A Particle-Based Method for the Solution of Turbulent Fluid Flows

Sergio R. Idelsohn, Norberto M. Nigro, Axel Larreteguy, Juan M. Gimenez, Pavel Ryzhakov


Although the Navier-Stokes equations are equivalently applicable to both laminar and turbulent fluid flows, the current computing power generally precludes employing fine meshes that would allow to simulate turbulent flows without introducing empirical approximations. The prediction power of the models is therefore restricted to problems within the margins of the selected empirical approximation. Solving a problem without such approximations on a mesh sufficiently fine so as to represent the whole expected range of eddy sizes is known as “Direct Numerical Simulation” (DNS). Taking into account that many fluid flow problems of industrial interest are indeed turbulent, it is worthwhile to continue improving the models so that they fit more and more with the physics of the problem. Simulating a CFD problem in a given domain with a “fine enough” DNS mesh introduces an unmanageable number of unknowns for current computers. The project we are working on involves modelling turbulent flow in a DNS fashion, i.e. without any additional turbulence model. However, we strive to develop an approach considerably more computationally efficient than a classical DNS. The basic idea is as follows. The total solution is splitted in two parts: a macro solution obtained on a coarse mesh, and a micro solution obtained on a fine mesh that can be subdivided into many equally-shaped small domains, the so-called RVEs (for “Representative Volume Elements”). These RVEs, in principle, can be solved individually and independently from each other. The RVEs may even be previously solved off-line for different time- dependant loads. The micro and macro problems are coupled iteratively. Another important aspect of the solution is the use of a particle-based fluid formulation at the macro level to move the fine mesh. Then, the RVEs will take care not only of the transport of the velocity and pressure, but also of the transport of the micro-eddies that may appear in some RVEs, thus convecting the turbulent energy. This is a very important feature in turbulent flows where turbulence is produced in some high gradient regions and is then convected to other regions with different gradients. This new technique open the door to the simulation of active fluids for which none of the current turbulent models would give acceptable results. This presentation is a work in progress, but the results obtained so far are encouraging.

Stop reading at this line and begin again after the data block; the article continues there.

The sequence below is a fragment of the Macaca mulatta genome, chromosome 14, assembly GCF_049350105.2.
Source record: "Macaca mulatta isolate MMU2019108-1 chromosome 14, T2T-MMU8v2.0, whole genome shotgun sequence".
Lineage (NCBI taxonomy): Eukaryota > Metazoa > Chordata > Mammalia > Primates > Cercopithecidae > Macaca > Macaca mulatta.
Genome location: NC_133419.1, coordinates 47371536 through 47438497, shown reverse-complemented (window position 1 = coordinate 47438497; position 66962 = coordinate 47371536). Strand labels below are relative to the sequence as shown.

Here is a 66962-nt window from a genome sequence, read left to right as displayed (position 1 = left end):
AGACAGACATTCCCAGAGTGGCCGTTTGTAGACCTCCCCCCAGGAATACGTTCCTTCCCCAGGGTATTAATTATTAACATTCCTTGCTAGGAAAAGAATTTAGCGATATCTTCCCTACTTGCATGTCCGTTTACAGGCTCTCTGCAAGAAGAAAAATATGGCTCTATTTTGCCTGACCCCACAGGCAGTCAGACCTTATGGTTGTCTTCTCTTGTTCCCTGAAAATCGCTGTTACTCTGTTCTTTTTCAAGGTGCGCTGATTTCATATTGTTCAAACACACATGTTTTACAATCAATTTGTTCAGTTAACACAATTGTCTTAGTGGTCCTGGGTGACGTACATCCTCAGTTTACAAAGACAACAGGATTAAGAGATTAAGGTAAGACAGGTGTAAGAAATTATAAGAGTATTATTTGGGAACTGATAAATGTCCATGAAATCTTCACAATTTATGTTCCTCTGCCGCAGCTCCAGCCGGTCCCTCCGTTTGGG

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ISSN 2591-3522